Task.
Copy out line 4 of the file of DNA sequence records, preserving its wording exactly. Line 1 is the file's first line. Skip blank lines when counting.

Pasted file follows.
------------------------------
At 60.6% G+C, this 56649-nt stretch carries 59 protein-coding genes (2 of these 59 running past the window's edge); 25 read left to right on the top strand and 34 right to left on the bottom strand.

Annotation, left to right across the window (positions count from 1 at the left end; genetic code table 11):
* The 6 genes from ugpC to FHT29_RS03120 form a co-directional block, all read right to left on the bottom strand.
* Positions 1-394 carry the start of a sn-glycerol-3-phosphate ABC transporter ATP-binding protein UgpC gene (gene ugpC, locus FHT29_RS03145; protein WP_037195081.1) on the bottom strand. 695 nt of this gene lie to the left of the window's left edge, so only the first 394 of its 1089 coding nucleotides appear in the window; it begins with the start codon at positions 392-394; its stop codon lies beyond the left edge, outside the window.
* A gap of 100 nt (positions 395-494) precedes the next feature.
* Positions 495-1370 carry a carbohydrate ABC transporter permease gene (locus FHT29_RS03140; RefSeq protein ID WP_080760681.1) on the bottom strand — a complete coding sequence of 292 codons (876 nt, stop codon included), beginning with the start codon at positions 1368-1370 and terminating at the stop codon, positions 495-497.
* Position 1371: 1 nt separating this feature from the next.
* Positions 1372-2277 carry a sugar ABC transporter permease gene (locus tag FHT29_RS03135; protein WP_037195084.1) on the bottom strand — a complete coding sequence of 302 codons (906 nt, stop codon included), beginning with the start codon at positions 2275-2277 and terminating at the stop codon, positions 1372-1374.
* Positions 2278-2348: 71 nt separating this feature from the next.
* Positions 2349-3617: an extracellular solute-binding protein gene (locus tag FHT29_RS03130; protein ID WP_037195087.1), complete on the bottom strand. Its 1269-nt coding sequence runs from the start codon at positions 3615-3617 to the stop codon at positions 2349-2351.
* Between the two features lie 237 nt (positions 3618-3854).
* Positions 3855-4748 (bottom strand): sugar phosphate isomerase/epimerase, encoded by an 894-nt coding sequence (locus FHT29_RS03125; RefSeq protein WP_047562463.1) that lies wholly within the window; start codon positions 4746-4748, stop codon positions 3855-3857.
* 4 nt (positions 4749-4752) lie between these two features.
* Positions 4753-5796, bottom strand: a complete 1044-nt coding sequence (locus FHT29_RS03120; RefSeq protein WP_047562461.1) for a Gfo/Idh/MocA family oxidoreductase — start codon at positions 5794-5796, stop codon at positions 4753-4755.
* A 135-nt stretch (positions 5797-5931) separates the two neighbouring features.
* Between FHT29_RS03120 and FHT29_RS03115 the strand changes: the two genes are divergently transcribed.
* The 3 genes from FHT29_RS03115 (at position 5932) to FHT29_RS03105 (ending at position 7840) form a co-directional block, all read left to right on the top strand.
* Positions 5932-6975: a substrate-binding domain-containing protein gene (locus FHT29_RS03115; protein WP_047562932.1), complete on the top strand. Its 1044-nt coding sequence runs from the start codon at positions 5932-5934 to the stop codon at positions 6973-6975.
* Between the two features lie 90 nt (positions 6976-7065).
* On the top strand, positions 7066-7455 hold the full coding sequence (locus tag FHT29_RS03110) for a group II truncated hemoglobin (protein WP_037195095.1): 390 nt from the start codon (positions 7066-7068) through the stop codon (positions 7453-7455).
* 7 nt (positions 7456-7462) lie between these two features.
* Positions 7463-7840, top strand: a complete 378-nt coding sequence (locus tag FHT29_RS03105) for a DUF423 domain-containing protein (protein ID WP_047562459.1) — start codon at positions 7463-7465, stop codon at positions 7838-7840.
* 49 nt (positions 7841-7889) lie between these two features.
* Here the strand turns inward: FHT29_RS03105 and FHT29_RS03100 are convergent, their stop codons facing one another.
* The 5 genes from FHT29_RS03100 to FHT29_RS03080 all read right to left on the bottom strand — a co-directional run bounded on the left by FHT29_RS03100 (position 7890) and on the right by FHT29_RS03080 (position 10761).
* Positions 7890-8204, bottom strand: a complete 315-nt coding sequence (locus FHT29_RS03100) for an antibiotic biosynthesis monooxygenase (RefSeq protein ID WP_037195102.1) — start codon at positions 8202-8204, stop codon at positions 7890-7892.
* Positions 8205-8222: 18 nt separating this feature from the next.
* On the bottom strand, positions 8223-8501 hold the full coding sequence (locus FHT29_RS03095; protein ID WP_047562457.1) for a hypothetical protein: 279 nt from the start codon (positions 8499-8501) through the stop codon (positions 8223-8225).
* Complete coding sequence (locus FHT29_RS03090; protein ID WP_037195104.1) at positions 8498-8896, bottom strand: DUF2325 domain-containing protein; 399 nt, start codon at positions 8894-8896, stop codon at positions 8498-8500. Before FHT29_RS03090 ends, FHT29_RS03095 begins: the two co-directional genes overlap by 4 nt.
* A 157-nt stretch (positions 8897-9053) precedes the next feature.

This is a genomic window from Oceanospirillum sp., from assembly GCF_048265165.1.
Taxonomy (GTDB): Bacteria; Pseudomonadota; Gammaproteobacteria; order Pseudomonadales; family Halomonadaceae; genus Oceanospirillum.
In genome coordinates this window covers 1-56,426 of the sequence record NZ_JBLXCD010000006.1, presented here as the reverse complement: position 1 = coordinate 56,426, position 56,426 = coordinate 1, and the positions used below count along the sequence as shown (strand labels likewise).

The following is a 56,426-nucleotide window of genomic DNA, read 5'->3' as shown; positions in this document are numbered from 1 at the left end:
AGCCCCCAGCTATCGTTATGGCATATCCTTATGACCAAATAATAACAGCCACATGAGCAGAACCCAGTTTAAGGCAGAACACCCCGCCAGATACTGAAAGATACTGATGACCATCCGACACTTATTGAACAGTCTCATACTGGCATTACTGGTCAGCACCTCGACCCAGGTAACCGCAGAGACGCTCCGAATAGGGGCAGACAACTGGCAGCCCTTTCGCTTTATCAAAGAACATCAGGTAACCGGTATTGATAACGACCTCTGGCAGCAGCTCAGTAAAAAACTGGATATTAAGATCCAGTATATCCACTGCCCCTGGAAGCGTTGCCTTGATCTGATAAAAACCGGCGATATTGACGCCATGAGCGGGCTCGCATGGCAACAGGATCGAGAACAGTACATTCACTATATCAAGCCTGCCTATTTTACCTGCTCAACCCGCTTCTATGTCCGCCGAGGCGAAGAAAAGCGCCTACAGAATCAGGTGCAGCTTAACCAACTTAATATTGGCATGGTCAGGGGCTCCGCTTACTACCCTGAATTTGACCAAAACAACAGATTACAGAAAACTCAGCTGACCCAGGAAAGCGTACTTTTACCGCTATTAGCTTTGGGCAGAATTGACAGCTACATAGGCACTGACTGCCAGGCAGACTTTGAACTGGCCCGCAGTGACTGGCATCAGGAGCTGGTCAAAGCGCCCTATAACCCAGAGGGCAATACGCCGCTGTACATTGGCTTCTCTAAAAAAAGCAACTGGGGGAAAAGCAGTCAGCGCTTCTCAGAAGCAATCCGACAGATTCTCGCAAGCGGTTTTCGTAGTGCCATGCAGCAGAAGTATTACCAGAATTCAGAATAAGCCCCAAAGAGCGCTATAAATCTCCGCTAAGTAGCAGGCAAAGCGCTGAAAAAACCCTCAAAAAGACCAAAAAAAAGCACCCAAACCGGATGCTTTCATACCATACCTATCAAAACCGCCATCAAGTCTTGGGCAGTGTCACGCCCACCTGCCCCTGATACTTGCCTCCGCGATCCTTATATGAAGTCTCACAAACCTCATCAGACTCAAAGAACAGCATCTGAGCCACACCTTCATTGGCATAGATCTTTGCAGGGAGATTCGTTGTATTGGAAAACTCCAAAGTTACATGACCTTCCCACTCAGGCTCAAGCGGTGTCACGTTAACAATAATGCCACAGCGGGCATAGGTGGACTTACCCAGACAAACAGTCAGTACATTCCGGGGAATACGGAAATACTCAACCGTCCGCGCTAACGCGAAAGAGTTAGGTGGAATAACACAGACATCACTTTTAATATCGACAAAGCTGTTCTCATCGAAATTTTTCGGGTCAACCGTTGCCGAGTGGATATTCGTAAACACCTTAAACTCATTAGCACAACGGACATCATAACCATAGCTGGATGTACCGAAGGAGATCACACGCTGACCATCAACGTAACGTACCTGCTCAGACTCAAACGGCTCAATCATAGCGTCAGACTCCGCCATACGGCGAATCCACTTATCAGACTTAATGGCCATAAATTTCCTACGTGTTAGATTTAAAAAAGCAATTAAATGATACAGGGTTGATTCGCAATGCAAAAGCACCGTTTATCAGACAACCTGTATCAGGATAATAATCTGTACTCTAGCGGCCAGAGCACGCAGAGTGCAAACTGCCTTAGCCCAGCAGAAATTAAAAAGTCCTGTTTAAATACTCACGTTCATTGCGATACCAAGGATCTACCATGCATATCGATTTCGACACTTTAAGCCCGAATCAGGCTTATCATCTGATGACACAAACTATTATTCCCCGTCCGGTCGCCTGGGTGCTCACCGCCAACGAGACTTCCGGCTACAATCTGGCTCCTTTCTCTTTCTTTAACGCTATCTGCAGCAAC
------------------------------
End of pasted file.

* Positions 1-394 carry the start of a sn-glycerol-3-phosphate ABC transporter ATP-binding protein UgpC gene (gene ugpC, locus FHT29_RS03145; protein WP_037195081.1) on the bottom strand. 695 nt of this gene lie to the left of the window's left edge, so only the first 394 of its 1089 coding nucleotides appear in the window; it begins with the start codon at positions 392-394; its stop codon lies beyond the left edge, outside the window.